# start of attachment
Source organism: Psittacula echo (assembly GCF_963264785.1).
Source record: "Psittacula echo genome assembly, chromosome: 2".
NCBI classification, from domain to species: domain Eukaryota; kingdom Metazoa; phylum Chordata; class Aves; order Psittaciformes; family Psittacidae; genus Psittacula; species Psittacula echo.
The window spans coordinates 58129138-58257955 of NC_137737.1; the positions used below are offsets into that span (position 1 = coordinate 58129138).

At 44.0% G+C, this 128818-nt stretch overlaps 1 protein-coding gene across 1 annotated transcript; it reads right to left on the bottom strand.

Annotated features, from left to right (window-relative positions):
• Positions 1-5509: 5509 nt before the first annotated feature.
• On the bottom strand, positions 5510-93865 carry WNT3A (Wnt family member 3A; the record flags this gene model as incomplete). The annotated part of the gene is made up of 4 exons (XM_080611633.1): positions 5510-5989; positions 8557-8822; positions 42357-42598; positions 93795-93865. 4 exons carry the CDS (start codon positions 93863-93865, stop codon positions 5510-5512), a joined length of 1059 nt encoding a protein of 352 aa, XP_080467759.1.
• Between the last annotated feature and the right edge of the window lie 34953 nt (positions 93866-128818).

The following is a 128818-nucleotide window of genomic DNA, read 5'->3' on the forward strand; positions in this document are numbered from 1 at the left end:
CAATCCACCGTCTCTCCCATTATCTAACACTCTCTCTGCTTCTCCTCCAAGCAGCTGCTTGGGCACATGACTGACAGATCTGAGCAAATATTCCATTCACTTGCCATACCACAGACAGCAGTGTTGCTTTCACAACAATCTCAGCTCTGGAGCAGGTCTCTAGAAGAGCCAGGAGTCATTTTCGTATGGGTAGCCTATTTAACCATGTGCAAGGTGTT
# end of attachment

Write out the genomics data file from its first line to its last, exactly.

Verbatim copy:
Source organism: Psittacula echo (assembly GCF_963264785.1).
Source record: "Psittacula echo genome assembly, chromosome: 2".
NCBI classification, from domain to species: domain Eukaryota; kingdom Metazoa; phylum Chordata; class Aves; order Psittaciformes; family Psittacidae; genus Psittacula; species Psittacula echo.
The window spans coordinates 58129138-58257955 of NC_137737.1; the positions used below are offsets into that span (position 1 = coordinate 58129138).

At 44.0% G+C, this 128818-nt stretch overlaps 1 protein-coding gene across 1 annotated transcript; it reads right to left on the bottom strand.

Annotated features, from left to right (window-relative positions):
• Positions 1-5509: 5509 nt before the first annotated feature.
• On the bottom strand, positions 5510-93865 carry WNT3A (Wnt family member 3A; the record flags this gene model as incomplete). The annotated part of the gene is made up of 4 exons (XM_080611633.1): positions 5510-5989; positions 8557-8822; positions 42357-42598; positions 93795-93865. 4 exons carry the CDS (start codon positions 93863-93865, stop codon positions 5510-5512), a joined length of 1059 nt encoding a protein of 352 aa, XP_080467759.1.
• Between the last annotated feature and the right edge of the window lie 34953 nt (positions 93866-128818).

The following is a 128818-nucleotide window of genomic DNA, read 5'->3' on the forward strand; positions in this document are numbered from 1 at the left end:
CAATCCACCGTCTCTCCCATTATCTAACACTCTCTCTGCTTCTCCTCCAAGCAGCTGCTTGGGCACATGACTGACAGATCTGAGCAAATATTCCATTCACTTGCCATACCACAGACAGCAGTGTTGCTTTCACAACAATCTCAGCTCTGGAGCAGGTCTCTAGAAGAGCCAGGAGTCATTTTCGTATGGGTAGCCTATTTAACCATGTGCAAGGTGTT